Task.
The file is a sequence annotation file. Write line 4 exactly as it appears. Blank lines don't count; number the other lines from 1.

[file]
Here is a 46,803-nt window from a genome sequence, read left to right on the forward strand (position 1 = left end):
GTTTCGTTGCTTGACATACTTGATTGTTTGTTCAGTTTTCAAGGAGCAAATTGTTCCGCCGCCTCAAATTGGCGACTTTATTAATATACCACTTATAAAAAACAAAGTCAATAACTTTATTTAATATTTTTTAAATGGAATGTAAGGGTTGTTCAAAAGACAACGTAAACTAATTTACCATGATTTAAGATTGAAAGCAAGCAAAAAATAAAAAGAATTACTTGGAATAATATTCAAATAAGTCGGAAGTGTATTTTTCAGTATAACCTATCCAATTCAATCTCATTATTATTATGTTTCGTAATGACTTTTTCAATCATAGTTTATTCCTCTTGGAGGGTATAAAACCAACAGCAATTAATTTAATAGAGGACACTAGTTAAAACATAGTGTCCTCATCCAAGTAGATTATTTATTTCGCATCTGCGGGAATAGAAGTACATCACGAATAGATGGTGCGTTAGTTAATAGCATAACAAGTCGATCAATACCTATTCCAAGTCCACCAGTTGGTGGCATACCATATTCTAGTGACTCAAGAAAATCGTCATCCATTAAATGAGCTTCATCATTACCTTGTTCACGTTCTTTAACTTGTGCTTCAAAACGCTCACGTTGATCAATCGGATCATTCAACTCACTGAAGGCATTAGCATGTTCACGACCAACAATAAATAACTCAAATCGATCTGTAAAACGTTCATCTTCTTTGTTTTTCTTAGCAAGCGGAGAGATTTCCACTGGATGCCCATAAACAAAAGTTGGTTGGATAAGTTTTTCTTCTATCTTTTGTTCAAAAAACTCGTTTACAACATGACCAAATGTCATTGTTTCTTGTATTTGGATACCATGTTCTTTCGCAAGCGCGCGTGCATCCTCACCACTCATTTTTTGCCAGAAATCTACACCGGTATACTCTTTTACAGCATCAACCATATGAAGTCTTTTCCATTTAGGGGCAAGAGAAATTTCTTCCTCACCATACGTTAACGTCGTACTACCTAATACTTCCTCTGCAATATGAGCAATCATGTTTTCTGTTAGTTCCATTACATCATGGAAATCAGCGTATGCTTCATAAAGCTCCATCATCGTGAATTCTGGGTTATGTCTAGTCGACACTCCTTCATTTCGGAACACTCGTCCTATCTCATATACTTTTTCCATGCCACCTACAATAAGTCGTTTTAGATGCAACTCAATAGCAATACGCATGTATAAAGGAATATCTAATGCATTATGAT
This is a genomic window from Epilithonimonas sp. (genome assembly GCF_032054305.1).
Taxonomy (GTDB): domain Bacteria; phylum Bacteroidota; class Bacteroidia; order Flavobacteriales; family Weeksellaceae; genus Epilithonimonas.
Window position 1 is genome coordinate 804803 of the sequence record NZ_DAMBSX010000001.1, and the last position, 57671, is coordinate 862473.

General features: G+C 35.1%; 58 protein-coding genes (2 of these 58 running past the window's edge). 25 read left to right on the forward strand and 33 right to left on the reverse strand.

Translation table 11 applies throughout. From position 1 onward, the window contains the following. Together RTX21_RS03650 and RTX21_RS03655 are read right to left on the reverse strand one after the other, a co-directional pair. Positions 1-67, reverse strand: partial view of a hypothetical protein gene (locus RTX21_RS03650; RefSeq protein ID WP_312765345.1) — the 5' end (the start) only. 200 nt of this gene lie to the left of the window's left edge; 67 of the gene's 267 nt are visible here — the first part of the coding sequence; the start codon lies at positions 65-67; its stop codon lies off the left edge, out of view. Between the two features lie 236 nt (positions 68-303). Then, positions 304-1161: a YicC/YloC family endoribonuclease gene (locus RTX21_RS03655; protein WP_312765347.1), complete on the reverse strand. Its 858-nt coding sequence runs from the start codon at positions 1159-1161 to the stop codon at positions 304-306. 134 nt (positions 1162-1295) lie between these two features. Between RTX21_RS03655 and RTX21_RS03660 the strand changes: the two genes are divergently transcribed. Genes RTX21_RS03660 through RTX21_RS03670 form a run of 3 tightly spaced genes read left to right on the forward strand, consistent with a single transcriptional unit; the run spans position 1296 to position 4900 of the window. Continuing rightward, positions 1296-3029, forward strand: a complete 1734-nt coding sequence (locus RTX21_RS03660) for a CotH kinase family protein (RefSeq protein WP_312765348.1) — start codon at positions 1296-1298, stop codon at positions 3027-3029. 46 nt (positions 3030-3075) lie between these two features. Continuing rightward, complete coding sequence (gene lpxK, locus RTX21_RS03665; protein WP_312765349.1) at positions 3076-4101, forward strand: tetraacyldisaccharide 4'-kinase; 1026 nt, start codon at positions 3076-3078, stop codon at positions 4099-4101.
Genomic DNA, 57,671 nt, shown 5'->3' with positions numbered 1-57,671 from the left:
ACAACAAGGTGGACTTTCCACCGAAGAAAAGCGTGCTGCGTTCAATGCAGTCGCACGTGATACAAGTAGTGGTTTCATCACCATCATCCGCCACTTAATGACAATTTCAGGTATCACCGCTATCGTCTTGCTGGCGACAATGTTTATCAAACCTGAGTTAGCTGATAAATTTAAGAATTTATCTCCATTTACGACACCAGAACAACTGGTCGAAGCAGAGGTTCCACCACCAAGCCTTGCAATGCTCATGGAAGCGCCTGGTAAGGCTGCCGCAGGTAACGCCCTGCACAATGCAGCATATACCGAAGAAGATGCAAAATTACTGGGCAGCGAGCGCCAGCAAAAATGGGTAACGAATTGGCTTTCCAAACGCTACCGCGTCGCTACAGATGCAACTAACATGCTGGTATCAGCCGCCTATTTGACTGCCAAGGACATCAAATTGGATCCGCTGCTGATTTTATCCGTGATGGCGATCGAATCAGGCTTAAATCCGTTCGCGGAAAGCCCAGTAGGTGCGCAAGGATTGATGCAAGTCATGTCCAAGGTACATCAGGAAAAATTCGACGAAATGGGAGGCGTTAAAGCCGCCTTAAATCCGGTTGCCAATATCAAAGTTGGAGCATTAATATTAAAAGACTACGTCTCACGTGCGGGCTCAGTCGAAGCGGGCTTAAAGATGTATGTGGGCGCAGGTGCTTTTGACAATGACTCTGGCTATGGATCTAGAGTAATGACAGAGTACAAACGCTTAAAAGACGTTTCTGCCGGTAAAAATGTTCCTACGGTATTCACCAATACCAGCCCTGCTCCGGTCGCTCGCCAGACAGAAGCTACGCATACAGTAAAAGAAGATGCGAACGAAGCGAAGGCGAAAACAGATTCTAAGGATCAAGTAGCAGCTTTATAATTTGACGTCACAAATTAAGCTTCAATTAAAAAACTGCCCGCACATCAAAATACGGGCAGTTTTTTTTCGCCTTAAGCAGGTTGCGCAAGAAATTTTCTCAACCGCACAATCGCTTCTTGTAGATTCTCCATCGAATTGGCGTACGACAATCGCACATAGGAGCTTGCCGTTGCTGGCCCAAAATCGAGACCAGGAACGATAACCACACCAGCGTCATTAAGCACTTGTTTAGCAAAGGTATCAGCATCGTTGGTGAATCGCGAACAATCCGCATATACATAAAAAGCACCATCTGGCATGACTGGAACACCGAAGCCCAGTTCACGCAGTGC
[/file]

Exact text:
Taxonomy (GTDB): domain Bacteria; phylum Bacteroidota; class Bacteroidia; order Flavobacteriales; family Weeksellaceae; genus Epilithonimonas.